What does tax increment financing have to do with MCI Center and the Discovery Channel Store, a major tenant in the arena?
The answer is nothing, unless you believe, as some developers and housing activists do, that the store and the arena will never realize their full potential unless D.C. government officials help finance construction of a private development project next to MCI Center.
Thus the Downtown Housing Now Committee is pressing Mayor Anthony A. Williams to support the use of tax increment financing (TIF) in the development of the project being proposed for Gallery Place.
In short, the housing advocacy organization is urging Williams to approve what amounts to a subsidy for the project, which is being developed by Western Development Corp. and the John Akridge Cos.
TIF is basically an economic development strategy in which government helps finance a project by issuing bonds and pledging the anticipated increases in tax revenue from the project to repay the bonds.
So why would a housing advocacy group be asking the city to approve a TIF certification for the Gallery Place project?
The proposed 1.5 million-square-foot development would include a mix of retail stores, theaters and other entertainment activities, and -- you guessed it -- housing. The committee in fact negotiated a deal with developers to include at least 125 residential units in the Gallery Place project, though there may be as many as 165 units when the building is completed.
Indeed, the operative word is when. And, frustrated by the delay in getting a TIF certification for Gallery Place, the committee is pressing the mayor to jump-start the process, citing "problems" at the Discovery Channel Store.
"Unfortunately, the problems that the Discovery [Channel] Store is having can be partly blamed on the city in not moving quickly enough to develop the Gallery Place site . . .," Charles A. Docter, chairman of the Downtown Housing Now Committee, declared in a letter to Williams last week. "It is your turn to make this site work and thereby make the promise of the MCI Center become real by granting TIF financing to Gallery Place Associates now," Docter continued.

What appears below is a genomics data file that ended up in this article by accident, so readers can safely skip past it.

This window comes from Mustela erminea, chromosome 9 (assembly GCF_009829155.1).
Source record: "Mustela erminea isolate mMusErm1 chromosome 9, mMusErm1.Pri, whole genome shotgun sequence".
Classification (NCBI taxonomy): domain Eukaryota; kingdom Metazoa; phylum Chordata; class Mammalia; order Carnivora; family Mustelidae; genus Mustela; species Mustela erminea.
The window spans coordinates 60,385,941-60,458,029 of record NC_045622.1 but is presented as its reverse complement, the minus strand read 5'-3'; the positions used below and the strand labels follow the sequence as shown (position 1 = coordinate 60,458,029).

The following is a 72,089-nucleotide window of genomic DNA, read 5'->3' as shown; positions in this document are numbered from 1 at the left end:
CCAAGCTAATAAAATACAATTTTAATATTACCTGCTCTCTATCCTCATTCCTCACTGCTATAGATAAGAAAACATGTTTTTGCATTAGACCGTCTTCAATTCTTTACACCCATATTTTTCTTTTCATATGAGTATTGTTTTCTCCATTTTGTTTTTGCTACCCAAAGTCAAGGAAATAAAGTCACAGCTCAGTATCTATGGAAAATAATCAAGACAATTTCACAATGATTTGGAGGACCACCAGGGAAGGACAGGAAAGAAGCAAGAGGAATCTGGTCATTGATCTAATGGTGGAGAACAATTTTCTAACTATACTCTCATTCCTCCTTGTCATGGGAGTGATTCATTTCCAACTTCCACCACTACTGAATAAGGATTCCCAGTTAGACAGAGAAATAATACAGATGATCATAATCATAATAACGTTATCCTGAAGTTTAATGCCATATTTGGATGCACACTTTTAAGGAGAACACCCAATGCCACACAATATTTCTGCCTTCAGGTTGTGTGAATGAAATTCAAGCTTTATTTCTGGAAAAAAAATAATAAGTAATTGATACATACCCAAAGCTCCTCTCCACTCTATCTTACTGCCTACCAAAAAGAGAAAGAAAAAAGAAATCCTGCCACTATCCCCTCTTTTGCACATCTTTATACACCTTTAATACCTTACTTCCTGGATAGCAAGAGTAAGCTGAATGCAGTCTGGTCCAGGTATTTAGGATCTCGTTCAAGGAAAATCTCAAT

The committee obviously has a vested interest in wanting to see more housing built downtown. Its advocacy of housing development is nonetheless vital to achieving the city's goal of creating a "living" downtown.
But the committee is way off base in blaming District officials for any problems that the Discovery Channel Store may be having.
In the letter to Williams, Docter cited a Washington Business Journal article noting that the store has failed to generate as much business as its owner, Bethesda-based Discovery Communications, had anticipated.
That may be true, though officials at Discovery Communications denied in an interview last week that there's a problem.
But let's put this in the proper context and not cloud the issue with the TIF argument.
In the first place, the Discovery Channel Store has been open less than two years, not enough time to make a final judgment about its performance. Obviously more people visit the store when professional sporting events and other major attractions are booked at MCI Center.
But the Discovery Channel Store is not a retail destination in the sense that Hecht's department store downtown is, for example. Neither is the Discovery store located in the heart of a shopping district or in an area in which many tourists are likely to venture.
Company officials obviously considered all that beforehand and took a calculated risk, anticipating that the area around MCI Center would eventually be developed as forecast.
Indeed, officials were guided in their decision by the "promise of the neighborhood, close to the Mall" and the expectation that eventually more people will be employed in the area around Gallery Place, said Michela English, president of Discovery Enterprises Worldwide, which includes retail operations.
"We're pleased with customer traffic and sales," said English, adding that the company operates all of its business segments on a five-year planning cycle.
Neither English nor other officials would disclose sales figures, but more than 1.2 million people have visited the store since it opened 16 months ago, according to Donald Baer, senior vice president for public policy and communications at Discovery Communications.
In the final analysis, too much weight has been given to the assumption that MCI Center would be the magic bullet for development and commercial success around Gallery Place. Either a business is strong enough to make it on its own or it isn't.
And given the statements by officials at Discovery Communications, it's not only premature but also disingenuous to tie the TIF application for Gallery Place to speculation centering on the Discovery Channel Store.